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A viol is any member of a family of six-stringed musical instruments, with a fretted finger board, with shoulders sloping up to the neck unlike the violin family, a flat back, and “C” shaped sound holes. It was a popular solo and ensemble instrument in European music from its appearance (probably from Africa) during the 15th century to well into the 18th century.

They range in size from high treble, alto, small tenor, tenor, bass down to the contra-bass (the "violone") Unlike the violin family – indeed most instrumental “families” the leading viol is a low one. The bass-viol or “viola da gamba", literally “leg-viol”, has had a distinguished career as soloist and is the only member to be honoured by solo works by as high a luminary as J.S. Bach. In England a consort of viols was used either as an instrumental ensemble on its own or as accompaniment in a vocal work. The viola da gamba has enjoyed a resurgence in modern times, not least because of the scholarship and virtuosity of the Catalonian viol player, Jordi Savall.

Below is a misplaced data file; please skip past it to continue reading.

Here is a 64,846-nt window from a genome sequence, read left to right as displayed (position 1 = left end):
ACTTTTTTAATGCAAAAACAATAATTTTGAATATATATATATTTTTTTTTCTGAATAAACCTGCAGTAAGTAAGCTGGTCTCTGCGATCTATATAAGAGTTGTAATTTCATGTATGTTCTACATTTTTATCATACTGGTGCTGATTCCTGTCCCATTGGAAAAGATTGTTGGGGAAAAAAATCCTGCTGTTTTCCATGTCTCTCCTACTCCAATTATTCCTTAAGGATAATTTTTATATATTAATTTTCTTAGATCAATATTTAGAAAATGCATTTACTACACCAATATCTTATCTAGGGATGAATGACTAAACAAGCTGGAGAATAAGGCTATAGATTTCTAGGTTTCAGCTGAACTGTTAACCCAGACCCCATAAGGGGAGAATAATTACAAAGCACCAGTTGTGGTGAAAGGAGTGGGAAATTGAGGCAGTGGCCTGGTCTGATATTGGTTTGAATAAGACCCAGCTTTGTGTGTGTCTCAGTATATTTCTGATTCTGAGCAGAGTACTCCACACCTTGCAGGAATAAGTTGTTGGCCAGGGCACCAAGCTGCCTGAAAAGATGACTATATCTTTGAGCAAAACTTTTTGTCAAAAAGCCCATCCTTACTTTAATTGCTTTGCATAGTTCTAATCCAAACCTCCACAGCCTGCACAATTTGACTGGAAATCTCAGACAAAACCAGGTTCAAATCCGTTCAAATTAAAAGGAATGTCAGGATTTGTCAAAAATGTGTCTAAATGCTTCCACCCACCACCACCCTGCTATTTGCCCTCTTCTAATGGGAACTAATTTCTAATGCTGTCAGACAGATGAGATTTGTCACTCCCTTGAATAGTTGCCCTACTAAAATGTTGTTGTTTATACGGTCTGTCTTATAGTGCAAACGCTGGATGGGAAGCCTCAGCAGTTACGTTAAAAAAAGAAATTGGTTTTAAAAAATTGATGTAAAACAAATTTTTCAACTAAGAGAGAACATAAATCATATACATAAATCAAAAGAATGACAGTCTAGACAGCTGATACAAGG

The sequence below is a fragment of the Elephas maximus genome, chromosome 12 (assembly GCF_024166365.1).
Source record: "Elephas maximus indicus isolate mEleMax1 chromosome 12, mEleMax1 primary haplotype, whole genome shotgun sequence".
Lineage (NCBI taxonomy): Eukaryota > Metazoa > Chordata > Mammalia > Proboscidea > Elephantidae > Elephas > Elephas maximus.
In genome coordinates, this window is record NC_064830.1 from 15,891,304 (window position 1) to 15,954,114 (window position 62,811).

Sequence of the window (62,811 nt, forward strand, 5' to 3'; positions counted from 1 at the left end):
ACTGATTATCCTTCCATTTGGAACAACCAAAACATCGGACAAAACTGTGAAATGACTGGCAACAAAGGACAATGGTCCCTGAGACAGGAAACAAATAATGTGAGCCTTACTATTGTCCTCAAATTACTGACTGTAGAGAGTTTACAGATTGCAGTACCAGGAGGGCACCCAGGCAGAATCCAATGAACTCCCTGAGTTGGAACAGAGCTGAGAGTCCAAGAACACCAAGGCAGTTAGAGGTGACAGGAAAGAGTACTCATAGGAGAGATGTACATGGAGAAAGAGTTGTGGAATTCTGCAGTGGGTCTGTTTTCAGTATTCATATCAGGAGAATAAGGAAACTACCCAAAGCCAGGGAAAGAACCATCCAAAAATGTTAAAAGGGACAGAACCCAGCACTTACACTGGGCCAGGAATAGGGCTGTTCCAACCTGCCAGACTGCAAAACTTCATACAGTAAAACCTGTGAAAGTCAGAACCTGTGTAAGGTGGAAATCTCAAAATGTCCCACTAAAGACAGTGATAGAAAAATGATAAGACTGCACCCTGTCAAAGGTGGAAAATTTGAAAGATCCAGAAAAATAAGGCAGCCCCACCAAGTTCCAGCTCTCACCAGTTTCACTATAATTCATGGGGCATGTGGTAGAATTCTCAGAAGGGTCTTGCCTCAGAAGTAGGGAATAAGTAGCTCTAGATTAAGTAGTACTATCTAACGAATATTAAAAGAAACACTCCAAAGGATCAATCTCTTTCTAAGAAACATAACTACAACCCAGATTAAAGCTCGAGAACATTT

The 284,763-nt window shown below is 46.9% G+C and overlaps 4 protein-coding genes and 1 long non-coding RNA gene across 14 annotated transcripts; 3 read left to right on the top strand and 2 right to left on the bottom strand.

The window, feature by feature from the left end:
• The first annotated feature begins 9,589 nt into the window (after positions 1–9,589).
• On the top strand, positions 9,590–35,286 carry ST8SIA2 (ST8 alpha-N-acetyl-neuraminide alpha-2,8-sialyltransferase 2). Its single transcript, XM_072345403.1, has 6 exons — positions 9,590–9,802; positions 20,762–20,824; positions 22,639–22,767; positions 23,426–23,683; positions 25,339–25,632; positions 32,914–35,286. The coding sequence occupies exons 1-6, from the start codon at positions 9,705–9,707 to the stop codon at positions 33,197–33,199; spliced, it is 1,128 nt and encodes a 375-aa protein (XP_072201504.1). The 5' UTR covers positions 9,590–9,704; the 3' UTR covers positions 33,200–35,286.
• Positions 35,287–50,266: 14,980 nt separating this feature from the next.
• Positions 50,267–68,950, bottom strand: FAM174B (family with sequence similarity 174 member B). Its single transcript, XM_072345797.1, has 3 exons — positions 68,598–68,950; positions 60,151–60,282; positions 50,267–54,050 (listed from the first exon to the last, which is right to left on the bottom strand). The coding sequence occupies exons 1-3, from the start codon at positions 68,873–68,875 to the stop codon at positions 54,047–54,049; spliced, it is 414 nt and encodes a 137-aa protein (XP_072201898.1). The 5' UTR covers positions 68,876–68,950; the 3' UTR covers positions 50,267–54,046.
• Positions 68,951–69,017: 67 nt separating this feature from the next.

“Oxford Companion to Music”

“The Grove Concise Dictionary of Music”